Lost on the web: Does web distribution stimulate or depress television viewing?
AbstractIn the past few years, YouTube and other sites for sharing video files over the Internet have vaulted from obscurity to places of centrality in the media landscape. The files available at YouTube include a mix of user-generated video and clips from network television shows. Networks fear that availability of their clips on YouTube will depress television viewing. But unauthorized clips are also free advertising for television shows. As YouTube has grown quickly, major networks have responded by making their content available at their own sites. This paper examines the effects of authorized and unauthorized web distribution on television viewing between 2005 and 2007 using a survey of Penn students on their tendencies to watch television series on television as well as on the web. The results provide a glimpse of the way young, Internet-connected people use YouTube and related sites. While I find some evidence of substitution of web viewing for conventional television viewing, time spent on viewing programming on the web - 6.8Â h per week - far exceeds the reduction in weekly traditional television viewing of about 7Â min. Perhaps more important, overall time spent on network-controlled viewing (television plus network web sites) increased by 3.7Â h per week.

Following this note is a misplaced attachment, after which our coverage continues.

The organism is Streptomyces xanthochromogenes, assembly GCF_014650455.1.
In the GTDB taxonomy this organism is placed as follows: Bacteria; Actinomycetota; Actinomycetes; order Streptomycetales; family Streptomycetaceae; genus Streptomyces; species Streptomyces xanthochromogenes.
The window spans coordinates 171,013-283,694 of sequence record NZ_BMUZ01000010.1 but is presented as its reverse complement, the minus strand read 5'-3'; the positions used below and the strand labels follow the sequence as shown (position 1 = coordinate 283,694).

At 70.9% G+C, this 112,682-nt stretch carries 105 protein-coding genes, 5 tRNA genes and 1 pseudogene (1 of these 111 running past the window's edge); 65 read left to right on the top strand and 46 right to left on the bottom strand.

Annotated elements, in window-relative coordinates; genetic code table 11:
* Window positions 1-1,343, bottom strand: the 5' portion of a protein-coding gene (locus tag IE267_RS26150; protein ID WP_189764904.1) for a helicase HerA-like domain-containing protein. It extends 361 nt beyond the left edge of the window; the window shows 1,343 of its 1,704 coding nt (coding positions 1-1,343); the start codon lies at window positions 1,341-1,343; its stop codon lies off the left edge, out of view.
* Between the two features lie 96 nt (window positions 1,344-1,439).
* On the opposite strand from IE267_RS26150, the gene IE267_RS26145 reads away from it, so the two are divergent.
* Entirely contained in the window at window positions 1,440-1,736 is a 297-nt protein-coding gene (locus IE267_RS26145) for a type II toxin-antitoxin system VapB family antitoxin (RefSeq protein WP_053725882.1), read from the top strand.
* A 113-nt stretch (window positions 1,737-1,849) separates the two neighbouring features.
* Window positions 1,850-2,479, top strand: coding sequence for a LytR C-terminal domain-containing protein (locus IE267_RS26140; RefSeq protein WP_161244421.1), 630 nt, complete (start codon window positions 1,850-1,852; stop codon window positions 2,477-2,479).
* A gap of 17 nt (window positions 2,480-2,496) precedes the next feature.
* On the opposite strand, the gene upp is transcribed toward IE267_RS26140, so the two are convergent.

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Bibliographic InfoArticle provided by Elsevier in its journal Information Economics and Policy.
Volume (Year): 21 (2009)
Issue (Month): 2 (June)
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Web page: http://www.elsevier.com/locate/inca/505549
Video Web distribution Intellectual property Piracy;
Other versions of this item:
- Joel Waldfogel, 2007. ""Lost" on the Web: Does Web Distribution Stimulate or Depress Television Viewing?," NBER Working Papers 13497, National Bureau of Economic Research, Inc.
- L1 - Industrial Organization - - Market Structure, Firm Strategy, and Market Performance
- L82 - Industrial Organization - - Industry Studies: Services - - - Entertainment; Media
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